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Robert McKimson based the character on the real-life Tasmanian Devil, or more specifically its carnivorous nature and voracious appetite. Owen and Pemberton suggest that the character of the Tasmanian Devil was inspired by Errol Flynn. The most noticeable resemblance between the Australian marsupial and McKimson's creation is their ravenous appetites and crazed behavior. Although the bipedal Tasmanian Devil's appearance does not resemble its marsupial inspiration, it contains multilayered references to other "devils": he has horn-shaped fur on his head (similar to the Devil's appearance) and whirls about like a dust devil (similar in appearance to a tornado) which sounds like several motors whirring in unison. Taz is constantly voracious. His efforts to find more food (animate or inanimate) are always a central plot device of his cartoons.
In fact, this appetite serves as the impetus for McKimson's Devil May Hare (first released on June 19, 1954). In the short, Taz stalks Bugs Bunny, but due to his dimwittedness and inability to frame complete sentences, he serves as little more than a nuisance. Bugs eventually gets rid of him in the most logical way possible: matching him up with an equally insatiable female Tasmanian Devil. The character's speech, a deep, gravelly voice peppered with growls, screeches, andraspberries, is provided by Mel Blanc. Only occasionally would Taz actually speak, usually to utter some incongruous punchline, (e.g. "What for you bury me in the cold, cold ground?") and yet the character is capable of writing and reading. Arunning gag is that when Bugs Bunny hears of the approach of "Taz" and looks him up in an encyclopedia and starts reading off a list of animals that "Taz" eats; Bugs finds "rabbits" not listed until "Taz" enters and either points out that "rabbits"are listed or writes rabbits on the list.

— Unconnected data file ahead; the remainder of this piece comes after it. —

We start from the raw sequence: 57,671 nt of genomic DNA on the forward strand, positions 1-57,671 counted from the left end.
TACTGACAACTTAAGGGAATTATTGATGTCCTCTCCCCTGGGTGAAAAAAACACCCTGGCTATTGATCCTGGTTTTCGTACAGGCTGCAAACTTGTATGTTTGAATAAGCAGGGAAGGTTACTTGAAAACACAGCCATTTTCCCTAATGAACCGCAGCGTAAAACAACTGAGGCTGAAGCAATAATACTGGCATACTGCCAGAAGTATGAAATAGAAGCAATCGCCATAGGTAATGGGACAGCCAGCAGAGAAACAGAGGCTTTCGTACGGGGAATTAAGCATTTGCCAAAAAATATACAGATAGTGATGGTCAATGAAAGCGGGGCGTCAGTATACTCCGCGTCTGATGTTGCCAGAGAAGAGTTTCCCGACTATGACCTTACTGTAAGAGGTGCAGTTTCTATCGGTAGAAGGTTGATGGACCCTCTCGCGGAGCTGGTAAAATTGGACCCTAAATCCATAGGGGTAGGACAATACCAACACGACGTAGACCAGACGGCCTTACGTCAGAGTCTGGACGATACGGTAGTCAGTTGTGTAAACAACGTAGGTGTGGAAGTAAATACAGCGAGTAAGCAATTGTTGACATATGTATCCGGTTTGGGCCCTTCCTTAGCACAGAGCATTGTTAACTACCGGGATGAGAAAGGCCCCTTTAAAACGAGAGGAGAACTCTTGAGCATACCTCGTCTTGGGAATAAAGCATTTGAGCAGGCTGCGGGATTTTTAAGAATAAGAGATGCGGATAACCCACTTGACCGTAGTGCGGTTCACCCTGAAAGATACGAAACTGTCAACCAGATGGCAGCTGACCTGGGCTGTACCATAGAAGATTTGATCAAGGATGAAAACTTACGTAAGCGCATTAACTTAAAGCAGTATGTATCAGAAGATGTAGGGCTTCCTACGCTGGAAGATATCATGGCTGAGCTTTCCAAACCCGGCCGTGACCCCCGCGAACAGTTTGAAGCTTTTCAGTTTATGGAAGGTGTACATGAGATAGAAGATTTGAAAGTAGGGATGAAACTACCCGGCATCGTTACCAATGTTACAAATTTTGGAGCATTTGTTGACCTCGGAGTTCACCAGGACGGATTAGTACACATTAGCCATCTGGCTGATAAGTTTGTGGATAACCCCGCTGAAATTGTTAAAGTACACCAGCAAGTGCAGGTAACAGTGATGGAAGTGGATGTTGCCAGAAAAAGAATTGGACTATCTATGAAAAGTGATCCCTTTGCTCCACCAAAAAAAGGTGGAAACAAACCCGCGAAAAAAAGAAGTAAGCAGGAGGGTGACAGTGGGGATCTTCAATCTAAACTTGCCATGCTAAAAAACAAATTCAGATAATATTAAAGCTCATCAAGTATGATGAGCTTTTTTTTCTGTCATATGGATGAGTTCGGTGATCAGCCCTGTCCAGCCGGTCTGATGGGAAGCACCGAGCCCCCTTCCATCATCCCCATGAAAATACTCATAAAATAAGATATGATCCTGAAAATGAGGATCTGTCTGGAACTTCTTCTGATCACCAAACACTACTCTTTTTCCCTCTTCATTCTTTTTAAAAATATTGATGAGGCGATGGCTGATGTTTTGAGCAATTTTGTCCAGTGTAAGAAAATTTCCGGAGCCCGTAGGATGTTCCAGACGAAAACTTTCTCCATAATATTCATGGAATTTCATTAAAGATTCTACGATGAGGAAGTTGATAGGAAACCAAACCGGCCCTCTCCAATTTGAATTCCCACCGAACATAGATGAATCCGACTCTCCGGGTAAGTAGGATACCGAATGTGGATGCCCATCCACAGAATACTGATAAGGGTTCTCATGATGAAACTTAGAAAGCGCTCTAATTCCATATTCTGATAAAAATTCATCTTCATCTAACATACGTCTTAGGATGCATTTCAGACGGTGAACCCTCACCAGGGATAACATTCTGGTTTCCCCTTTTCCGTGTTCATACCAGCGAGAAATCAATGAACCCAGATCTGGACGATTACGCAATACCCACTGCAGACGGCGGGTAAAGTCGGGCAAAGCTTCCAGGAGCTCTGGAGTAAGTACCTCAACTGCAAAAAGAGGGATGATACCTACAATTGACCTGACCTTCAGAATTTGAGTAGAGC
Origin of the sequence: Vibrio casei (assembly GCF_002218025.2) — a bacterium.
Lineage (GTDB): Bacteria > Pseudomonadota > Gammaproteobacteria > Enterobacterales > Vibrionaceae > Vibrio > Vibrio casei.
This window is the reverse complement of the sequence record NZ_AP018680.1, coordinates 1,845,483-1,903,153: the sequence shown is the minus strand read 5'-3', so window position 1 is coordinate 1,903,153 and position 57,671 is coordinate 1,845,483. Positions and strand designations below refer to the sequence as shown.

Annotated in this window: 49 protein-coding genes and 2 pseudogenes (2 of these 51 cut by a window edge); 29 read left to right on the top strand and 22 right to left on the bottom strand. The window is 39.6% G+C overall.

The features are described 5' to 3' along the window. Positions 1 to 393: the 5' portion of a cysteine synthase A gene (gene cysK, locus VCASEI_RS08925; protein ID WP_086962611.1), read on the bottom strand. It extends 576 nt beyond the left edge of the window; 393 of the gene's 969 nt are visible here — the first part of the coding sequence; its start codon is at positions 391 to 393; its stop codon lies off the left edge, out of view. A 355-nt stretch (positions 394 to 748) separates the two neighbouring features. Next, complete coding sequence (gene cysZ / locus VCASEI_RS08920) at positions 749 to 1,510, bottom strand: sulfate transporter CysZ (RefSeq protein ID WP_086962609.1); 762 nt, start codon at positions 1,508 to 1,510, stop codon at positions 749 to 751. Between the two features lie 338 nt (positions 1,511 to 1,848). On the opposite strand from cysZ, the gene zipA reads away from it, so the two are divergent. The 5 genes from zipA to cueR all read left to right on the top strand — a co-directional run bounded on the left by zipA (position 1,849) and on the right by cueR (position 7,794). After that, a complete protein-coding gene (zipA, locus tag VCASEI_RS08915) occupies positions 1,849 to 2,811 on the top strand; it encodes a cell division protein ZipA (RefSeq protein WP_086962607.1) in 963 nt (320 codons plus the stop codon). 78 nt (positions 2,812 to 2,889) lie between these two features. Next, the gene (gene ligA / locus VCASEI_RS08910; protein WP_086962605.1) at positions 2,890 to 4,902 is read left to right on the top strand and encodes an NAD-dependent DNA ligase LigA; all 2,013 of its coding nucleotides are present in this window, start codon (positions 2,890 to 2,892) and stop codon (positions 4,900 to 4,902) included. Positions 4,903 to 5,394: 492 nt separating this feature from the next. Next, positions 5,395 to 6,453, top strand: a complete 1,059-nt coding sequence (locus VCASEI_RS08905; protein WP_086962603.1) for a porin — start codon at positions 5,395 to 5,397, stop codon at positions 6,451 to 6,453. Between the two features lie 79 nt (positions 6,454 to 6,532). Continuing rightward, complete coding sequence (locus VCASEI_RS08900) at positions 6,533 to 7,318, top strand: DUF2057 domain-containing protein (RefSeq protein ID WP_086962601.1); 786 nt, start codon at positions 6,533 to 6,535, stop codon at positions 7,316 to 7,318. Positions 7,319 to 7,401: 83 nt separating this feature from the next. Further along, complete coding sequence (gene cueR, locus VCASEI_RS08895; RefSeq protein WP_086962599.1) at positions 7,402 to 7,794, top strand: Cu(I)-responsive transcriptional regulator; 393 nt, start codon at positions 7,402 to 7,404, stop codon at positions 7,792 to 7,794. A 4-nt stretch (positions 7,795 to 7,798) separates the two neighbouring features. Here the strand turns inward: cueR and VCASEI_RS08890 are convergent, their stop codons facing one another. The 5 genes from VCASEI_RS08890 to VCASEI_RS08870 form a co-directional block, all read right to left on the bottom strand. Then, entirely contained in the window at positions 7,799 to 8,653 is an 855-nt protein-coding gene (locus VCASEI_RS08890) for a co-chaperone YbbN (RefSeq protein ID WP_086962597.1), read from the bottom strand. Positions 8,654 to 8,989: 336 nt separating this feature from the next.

After the short entered theaters, producer Eddie Selzer, head of the Warner Bros. animation studio, ordered McKimson to shelve the character, feeling it was too violent for children and parents disliked this. After a time with no new Taz shorts, studio head Jack Warner asked what had happened to the character. Warner saved Taz's career when he told Selzer that he had received "boxes and boxes" of letters from people who liked the character and wanted to see more of him.
McKimson would go on to direct four more Tasmanian Devil cartoons, beginning with Bedeviled Rabbit (released on April 13, 1957). McKimson would also pair the Devil with Daffy Duck in Ducking the Devil (August 17, 1957) before pitting him once again against Bugs in Bill of Hare (June 9, 1962) and Dr. Devil and Mr. Hare (March 28, 1964). His last two appearances done by the classic Warner Brothers directors, writers, and voice actors were in Bugs Bunny's Looney Christmas Talesappearing in The Fright Before Christmas segment and at the very end eating the sleigh full of presents. Then he appeared in the 1983 movie Daffy Duck's Fantastic Island as Yosemite Sam's first mate.
The Tasmanian Devil appeared in "The Looney Tunes Show" episode "Devil Dog" voiced by Jim Cummings. In the show, he is portrayed walking on four legs like a real Tasmanian Devil and his eyes are bloodshot red (later turned yellow when Bugs uses a taming trick that Speedy Gonzalestaught him). Initially, Bugs believed Taz to be a dog and kept him as a house pet, to his roommate, Daffy Duck's, discomfort. Eventually Bugs learned the truth and tried to return him to his home in Tasmania, only to find out that Taz would rather live with him, naming him "Poochie". Taz subsequently appears in the following episodes, "The Foghorn Leghorn Story", "Newspaper Thief", and "Bugs and Daffy Get A Job".